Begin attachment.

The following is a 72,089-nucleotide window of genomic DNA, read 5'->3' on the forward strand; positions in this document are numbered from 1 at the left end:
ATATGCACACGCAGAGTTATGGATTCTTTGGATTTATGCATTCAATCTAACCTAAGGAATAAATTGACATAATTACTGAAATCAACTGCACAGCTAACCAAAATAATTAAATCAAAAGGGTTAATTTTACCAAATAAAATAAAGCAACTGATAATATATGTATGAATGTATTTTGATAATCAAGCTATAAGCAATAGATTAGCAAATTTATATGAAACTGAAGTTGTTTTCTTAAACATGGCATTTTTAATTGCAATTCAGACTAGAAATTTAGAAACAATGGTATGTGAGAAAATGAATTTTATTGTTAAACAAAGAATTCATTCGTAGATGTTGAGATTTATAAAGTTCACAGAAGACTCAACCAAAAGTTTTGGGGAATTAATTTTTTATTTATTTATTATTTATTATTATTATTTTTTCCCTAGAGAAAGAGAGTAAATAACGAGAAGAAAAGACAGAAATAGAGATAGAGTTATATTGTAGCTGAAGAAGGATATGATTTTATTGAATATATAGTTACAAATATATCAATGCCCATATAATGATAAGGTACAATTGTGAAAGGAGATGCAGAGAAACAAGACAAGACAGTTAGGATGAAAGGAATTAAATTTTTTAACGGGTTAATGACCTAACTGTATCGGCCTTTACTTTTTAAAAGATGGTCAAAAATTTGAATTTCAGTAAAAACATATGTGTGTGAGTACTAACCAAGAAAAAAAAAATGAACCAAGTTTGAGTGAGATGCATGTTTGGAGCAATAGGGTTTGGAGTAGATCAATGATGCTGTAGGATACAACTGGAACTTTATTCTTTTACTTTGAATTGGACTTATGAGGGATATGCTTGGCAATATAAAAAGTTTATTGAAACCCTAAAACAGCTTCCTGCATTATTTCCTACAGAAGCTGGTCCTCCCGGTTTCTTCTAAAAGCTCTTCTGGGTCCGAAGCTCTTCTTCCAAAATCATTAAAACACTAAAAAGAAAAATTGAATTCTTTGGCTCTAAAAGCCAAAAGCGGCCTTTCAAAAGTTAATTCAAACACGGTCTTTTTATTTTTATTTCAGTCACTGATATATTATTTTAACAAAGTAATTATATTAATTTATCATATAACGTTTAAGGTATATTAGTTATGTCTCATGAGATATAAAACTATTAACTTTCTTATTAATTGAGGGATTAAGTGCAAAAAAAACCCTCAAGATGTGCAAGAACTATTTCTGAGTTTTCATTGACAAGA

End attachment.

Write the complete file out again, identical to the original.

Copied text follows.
The following is a 72,089-nucleotide window of genomic DNA, read 5'->3' on the forward strand; positions in this document are numbered from 1 at the left end:
ATATGCACACGCAGAGTTATGGATTCTTTGGATTTATGCATTCAATCTAACCTAAGGAATAAATTGACATAATTACTGAAATCAACTGCACAGCTAACCAAAATAATTAAATCAAAAGGGTTAATTTTACCAAATAAAATAAAGCAACTGATAATATATGTATGAATGTATTTTGATAATCAAGCTATAAGCAATAGATTAGCAAATTTATATGAAACTGAAGTTGTTTTCTTAAACATGGCATTTTTAATTGCAATTCAGACTAGAAATTTAGAAACAATGGTATGTGAGAAAATGAATTTTATTGTTAAACAAAGAATTCATTCGTAGATGTTGAGATTTATAAAGTTCACAGAAGACTCAACCAAAAGTTTTGGGGAATTAATTTTTTATTTATTTATTATTTATTATTATTATTTTTTCCCTAGAGAAAGAGAGTAAATAACGAGAAGAAAAGACAGAAATAGAGATAGAGTTATATTGTAGCTGAAGAAGGATATGATTTTATTGAATATATAGTTACAAATATATCAATGCCCATATAATGATAAGGTACAATTGTGAAAGGAGATGCAGAGAAACAAGACAAGACAGTTAGGATGAAAGGAATTAAATTTTTTAACGGGTTAATGACCTAACTGTATCGGCCTTTACTTTTTAAAAGATGGTCAAAAATTTGAATTTCAGTAAAAACATATGTGTGTGAGTACTAACCAAGAAAAAAAAAATGAACCAAGTTTGAGTGAGATGCATGTTTGGAGCAATAGGGTTTGGAGTAGATCAATGATGCTGTAGGATACAACTGGAACTTTATTCTTTTACTTTGAATTGGACTTATGAGGGATATGCTTGGCAATATAAAAAGTTTATTGAAACCCTAAAACAGCTTCCTGCATTATTTCCTACAGAAGCTGGTCCTCCCGGTTTCTTCTAAAAGCTCTTCTGGGTCCGAAGCTCTTCTTCCAAAATCATTAAAACACTAAAAAGAAAAATTGAATTCTTTGGCTCTAAAAGCCAAAAGCGGCCTTTCAAAAGTTAATTCAAACACGGTCTTTTTATTTTTATTTCAGTCACTGATATATTATTTTAACAAAGTAATTATATTAATTTATCATATAACGTTTAAGGTATATTAGTTATGTCTCATGAGATATAAAACTATTAACTTTCTTATTAATTGAGGGATTAAGTGCAAAAAAAACCCTCAAGATGTGCAAGAACTATTTCTGAGTTTTCATTGACAAGA